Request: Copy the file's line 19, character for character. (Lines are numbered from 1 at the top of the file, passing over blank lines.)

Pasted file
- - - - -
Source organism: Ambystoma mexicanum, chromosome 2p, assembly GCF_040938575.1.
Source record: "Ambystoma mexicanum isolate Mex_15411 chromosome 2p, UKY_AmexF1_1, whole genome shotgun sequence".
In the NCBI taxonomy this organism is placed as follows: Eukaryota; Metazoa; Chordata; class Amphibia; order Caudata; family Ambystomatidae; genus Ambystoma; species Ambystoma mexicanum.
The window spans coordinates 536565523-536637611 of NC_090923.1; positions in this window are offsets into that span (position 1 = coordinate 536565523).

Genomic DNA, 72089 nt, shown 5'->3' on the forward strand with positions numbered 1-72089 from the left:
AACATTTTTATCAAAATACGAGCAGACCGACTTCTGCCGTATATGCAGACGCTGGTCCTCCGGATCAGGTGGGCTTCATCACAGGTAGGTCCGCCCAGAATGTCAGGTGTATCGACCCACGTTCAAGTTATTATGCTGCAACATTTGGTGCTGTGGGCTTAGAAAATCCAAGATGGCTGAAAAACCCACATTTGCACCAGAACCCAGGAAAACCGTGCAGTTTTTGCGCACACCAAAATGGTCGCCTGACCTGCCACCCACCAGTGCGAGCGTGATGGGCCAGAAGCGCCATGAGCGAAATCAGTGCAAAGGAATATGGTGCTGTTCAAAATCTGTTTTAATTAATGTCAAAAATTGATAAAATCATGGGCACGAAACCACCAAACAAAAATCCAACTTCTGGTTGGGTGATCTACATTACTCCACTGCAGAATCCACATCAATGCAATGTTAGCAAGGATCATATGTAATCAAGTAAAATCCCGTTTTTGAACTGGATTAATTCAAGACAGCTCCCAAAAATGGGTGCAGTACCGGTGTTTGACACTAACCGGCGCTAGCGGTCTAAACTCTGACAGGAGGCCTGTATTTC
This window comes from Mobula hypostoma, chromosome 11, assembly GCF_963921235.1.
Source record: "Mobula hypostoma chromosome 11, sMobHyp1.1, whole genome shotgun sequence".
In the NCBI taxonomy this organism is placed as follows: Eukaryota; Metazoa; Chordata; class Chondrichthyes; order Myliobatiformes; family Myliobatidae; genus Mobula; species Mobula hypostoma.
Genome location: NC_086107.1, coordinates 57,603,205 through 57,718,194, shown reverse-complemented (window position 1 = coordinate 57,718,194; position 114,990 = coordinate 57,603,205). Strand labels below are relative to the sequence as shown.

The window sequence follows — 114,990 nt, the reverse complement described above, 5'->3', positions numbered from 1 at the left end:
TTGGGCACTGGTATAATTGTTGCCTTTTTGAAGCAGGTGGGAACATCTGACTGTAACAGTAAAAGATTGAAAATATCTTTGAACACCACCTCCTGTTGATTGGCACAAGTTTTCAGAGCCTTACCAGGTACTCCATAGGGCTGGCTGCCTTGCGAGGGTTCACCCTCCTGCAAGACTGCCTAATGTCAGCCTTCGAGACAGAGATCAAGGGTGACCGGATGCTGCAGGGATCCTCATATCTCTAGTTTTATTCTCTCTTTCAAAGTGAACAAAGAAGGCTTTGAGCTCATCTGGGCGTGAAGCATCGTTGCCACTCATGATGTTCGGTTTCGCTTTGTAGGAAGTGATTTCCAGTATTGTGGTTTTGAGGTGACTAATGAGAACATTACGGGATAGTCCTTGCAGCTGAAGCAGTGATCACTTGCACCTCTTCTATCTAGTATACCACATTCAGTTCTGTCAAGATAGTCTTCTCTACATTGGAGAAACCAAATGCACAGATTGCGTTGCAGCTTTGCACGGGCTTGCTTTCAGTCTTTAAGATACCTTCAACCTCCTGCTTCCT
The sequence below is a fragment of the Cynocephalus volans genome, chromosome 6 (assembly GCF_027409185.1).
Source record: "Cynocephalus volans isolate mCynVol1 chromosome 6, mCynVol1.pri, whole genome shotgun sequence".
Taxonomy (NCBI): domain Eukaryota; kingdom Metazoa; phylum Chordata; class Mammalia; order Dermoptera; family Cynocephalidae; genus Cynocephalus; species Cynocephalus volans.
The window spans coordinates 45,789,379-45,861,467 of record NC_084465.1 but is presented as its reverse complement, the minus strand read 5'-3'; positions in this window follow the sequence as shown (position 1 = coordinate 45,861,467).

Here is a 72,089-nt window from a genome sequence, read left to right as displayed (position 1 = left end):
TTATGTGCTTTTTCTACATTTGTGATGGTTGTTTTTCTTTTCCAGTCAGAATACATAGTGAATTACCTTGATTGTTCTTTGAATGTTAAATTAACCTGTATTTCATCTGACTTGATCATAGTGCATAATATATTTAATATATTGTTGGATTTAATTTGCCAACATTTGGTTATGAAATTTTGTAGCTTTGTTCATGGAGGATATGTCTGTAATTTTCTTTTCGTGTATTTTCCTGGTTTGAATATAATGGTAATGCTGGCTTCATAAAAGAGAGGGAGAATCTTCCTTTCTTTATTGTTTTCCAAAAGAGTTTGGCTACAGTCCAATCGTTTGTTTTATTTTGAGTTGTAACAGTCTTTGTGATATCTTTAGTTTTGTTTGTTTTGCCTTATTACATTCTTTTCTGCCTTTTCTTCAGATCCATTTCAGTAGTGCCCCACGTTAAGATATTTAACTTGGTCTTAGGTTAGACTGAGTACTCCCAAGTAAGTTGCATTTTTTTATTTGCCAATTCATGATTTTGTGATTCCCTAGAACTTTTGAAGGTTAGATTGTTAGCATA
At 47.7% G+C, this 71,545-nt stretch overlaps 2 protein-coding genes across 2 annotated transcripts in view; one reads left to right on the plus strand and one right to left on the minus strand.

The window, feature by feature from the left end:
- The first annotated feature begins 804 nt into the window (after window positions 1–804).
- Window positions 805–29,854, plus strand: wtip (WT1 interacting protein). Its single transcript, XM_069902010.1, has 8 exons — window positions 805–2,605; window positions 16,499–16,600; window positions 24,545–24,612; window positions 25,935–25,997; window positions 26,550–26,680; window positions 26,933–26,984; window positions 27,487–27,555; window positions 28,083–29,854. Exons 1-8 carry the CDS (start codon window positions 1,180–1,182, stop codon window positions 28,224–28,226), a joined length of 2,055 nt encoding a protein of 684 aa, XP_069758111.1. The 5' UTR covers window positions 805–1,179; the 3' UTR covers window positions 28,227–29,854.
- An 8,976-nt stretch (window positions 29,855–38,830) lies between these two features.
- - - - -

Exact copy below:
At 47.7% G+C, this 71,545-nt stretch overlaps 2 protein-coding genes across 2 annotated transcripts in view; one reads left to right on the plus strand and one right to left on the minus strand.